Tie One Off

I have no intention of ever wearing a tie again, if I can help it, unless of course I am a famous writer or a professor, then I would wear a tie all the time, or if I was at a party or wedding, maybe a funeral, but never again for the sake of a menial job that only stifles my imagination and deadpans my urge to do something productive for the sake of others. I said that once before when I had a job with a nice income attached and it sounded flat.

Modernity, as defined by a fellow traveler and writer by the name of Gideon, should be redefined as the era where how we fill our days isn’t necessarily the same way our father’s did, and this aspect, this approach, almost directly tells the story of how my father and I stopped talking. We’ve communicated twice over the past year: once to draw the line in the sand, to finally put at stake all of our beliefs and thoughts that would not be altered by the other, because it is only in families that it truly matters if you have any ownership of how the other thinks; and, the second time, was an attempt at a reconciliation where neither side approached the line with any form of halfhearted allegiance to the idea that disagreeing was ok. In fact it only created a larger void where no commonality or support would be found. And that’s fine.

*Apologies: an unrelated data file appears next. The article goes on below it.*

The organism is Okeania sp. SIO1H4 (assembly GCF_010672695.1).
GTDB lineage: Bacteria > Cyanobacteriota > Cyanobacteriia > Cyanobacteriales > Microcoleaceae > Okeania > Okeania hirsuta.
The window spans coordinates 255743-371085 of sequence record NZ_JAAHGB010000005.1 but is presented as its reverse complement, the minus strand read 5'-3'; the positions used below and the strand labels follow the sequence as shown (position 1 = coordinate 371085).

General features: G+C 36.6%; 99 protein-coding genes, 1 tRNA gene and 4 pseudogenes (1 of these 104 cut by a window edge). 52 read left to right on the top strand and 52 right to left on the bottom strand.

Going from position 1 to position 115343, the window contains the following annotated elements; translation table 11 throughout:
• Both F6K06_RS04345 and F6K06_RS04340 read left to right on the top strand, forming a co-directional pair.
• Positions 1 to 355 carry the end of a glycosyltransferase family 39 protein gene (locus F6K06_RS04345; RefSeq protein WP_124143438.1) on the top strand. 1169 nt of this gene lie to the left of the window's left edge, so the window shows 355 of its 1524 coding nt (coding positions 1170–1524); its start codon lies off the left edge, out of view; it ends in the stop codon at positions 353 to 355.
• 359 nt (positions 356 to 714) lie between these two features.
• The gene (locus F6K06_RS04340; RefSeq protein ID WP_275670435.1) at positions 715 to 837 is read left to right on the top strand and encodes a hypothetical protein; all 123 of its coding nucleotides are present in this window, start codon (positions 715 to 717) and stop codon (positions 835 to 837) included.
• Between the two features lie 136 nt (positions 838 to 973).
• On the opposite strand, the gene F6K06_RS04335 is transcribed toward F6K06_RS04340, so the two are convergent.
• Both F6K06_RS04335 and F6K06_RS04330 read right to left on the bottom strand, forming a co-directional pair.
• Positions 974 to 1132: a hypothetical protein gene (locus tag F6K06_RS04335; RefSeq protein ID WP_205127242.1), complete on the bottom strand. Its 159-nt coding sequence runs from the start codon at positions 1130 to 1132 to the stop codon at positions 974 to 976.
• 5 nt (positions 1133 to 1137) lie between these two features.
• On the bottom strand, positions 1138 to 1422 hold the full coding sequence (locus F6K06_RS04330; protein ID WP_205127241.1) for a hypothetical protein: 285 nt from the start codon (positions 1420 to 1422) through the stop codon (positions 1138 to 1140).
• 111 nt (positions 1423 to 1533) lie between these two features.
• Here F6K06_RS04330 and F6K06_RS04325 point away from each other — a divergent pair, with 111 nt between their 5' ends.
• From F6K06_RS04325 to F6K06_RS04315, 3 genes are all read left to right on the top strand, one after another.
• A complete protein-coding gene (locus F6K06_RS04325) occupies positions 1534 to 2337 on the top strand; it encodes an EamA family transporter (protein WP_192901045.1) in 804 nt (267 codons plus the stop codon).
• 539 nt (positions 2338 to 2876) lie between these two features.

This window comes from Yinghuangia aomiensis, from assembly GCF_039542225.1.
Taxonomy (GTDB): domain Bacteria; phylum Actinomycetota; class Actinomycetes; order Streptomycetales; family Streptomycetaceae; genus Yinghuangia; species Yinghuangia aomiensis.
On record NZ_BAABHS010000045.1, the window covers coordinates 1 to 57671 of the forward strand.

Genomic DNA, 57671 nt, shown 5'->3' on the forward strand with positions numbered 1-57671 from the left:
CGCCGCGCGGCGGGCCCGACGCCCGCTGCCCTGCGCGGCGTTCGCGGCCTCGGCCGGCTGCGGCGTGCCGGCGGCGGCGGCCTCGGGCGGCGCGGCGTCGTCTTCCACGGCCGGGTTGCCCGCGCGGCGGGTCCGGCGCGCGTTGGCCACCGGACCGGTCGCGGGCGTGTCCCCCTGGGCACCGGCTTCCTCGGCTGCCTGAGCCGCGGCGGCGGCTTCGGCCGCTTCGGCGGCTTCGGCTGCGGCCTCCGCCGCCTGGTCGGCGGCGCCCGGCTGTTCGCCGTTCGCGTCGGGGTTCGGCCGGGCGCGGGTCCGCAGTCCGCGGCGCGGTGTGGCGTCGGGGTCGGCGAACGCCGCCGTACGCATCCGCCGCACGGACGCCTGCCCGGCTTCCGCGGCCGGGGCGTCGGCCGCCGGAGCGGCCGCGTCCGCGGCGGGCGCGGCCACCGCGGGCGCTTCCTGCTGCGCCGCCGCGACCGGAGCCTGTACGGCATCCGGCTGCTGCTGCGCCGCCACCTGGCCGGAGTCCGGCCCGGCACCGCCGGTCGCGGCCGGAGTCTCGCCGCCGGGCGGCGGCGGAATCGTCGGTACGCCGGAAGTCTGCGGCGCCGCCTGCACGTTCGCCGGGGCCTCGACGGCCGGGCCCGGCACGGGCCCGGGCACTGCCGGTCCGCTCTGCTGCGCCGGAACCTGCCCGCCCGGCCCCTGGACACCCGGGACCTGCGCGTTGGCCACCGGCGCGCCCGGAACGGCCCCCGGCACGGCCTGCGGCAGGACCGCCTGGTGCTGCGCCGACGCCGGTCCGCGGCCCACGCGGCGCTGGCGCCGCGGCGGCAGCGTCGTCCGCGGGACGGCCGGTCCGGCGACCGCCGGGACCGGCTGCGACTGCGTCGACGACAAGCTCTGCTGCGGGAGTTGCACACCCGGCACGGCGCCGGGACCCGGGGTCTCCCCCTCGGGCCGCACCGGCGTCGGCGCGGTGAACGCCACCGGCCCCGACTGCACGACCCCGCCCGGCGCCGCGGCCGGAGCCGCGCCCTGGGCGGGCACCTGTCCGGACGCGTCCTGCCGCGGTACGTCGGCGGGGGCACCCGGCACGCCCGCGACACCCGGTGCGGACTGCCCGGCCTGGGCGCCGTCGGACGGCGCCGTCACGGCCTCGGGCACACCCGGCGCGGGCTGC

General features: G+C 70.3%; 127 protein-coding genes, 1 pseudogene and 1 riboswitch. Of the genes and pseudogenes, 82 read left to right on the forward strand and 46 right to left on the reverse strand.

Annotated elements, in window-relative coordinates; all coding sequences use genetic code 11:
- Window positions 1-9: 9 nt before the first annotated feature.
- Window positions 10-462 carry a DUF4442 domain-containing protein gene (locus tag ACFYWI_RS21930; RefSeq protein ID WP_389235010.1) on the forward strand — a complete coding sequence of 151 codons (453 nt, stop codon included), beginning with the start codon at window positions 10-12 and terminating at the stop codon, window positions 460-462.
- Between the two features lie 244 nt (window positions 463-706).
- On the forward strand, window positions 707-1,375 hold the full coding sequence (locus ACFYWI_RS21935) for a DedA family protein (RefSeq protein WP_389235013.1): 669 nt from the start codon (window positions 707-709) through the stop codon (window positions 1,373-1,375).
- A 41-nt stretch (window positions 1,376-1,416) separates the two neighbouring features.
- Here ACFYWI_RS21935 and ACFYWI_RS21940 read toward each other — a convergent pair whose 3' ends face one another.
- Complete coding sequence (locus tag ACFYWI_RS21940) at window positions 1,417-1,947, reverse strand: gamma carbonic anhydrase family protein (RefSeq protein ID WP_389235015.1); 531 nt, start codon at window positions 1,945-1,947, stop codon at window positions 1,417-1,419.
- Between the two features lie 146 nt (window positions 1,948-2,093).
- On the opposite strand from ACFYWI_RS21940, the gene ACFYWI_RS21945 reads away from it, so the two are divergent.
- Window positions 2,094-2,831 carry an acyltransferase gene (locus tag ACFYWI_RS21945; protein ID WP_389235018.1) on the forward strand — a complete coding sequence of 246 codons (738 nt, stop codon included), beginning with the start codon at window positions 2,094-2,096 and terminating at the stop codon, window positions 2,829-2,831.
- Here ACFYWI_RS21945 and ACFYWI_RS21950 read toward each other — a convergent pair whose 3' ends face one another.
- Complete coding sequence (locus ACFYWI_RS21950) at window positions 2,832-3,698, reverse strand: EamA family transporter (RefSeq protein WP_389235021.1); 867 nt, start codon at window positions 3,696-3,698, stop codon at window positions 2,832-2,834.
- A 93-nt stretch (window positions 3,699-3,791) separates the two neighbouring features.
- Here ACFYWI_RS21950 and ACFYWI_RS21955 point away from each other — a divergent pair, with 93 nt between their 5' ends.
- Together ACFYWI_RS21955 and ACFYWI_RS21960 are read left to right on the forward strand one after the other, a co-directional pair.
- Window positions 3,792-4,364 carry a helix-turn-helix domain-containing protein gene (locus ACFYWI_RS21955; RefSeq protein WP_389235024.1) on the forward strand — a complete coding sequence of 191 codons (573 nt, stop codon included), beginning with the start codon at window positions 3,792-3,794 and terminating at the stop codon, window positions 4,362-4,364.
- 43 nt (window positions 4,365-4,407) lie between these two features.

I think this is how people eventually become bums, the ones that hold cardboard signs at every on and off ramp. I’ve never been so inspired by the homeless. I wonder what this says about me, about my desire for the future. I know this post is running in the same theme as the others and can be called, at this moment, a tangent. Tomorrow I vow to stop and will hit the streets to find something interesting worth sharing. I thank you for your patience as I make the transition.20140613-220301-79381722.jpg


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